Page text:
Posts Tagged ‘Glenda Norquay’
The 1880s: Literature’s Uncertain Decade
Saturday 24th was a one-day meeting to explore what was changing in literature and culture in the 1880s that is distinctive and that prepared the ground for the much better-known developments of the 1890s.
In the morning we heard talks by William Greenslade (on radical politics and literature, and the turn away from oratory and highmindedness), by Clare Pettitt (on the cultural influence of seabed exploration and of telegraphic communication via transatlantic cable: how deep-sea life seemed formless, how telegraphic coding may be connected with a patterned and coded aesthetics), and also by Anna Vaninskaya (on the evolving image of Russian Nihilists in Britain in the 1880s, as terrorists and then as fighters against oppression).
The central contribution was by Steve Arata on ‘The Modernity of the 1880s’. Steve focussed on what happened to the Realist novel: achieving success with the work of Gissing and Moore in the very same period as its foundations were called into question by ‘romance’ (which shattered the givenness of the real), and by new interest in both artistic form and artful formlessness. (And both challenges clearly involve RLS as novelist and essayist.)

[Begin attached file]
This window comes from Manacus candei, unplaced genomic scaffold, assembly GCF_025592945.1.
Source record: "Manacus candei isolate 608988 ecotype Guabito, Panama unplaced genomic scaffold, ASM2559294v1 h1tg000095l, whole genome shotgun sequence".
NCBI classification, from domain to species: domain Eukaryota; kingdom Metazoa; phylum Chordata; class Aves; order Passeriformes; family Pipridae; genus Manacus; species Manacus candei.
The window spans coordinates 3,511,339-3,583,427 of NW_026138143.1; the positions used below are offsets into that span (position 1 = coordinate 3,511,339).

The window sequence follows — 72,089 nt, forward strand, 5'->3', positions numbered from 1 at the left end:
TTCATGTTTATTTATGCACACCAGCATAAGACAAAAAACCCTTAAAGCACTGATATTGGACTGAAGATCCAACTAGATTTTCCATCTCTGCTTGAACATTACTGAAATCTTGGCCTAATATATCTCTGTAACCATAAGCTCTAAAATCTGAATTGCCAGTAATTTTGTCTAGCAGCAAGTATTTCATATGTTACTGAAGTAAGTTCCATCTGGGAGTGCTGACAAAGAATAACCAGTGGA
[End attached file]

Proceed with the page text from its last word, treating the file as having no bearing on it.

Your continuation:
The afternoon started with John Holmes (on the critical reception of Robert Bridges, on his poetry of detached emotion and attention to form); then continued with Glenda Norquay (on Stevenson’s aesthetics of reading pleasure and his problems with accomodating it with the sale of pleasure; how Baxter allowed him to forget business and became his ideal reader, repository of his nostalgia); and ended with Sally Shuttleworth (on Meredith’s One of Our Conquerors as a psychological/social/political study of the strains of the 1880s).
— The Friday workshop on the literary essay in the 1880s will be reported in a separate posting —